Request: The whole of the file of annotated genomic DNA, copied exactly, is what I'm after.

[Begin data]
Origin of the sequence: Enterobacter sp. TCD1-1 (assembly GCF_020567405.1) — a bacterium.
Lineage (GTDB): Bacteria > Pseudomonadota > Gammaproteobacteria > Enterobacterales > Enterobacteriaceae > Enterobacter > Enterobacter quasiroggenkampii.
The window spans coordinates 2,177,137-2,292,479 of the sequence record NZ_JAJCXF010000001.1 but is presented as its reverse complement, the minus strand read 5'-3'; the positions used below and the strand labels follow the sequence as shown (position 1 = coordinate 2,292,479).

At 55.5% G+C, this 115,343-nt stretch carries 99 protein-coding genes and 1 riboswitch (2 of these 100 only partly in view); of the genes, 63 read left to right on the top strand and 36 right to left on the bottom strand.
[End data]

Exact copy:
Origin of the sequence: Enterobacter sp. TCD1-1 (assembly GCF_020567405.1) — a bacterium.
Lineage (GTDB): Bacteria > Pseudomonadota > Gammaproteobacteria > Enterobacterales > Enterobacteriaceae > Enterobacter > Enterobacter quasiroggenkampii.
The window spans coordinates 2,177,137-2,292,479 of the sequence record NZ_JAJCXF010000001.1 but is presented as its reverse complement, the minus strand read 5'-3'; the positions used below and the strand labels follow the sequence as shown (position 1 = coordinate 2,292,479).

At 55.5% G+C, this 115,343-nt stretch carries 99 protein-coding genes and 1 riboswitch (2 of these 100 only partly in view); of the genes, 63 read left to right on the top strand and 36 right to left on the bottom strand.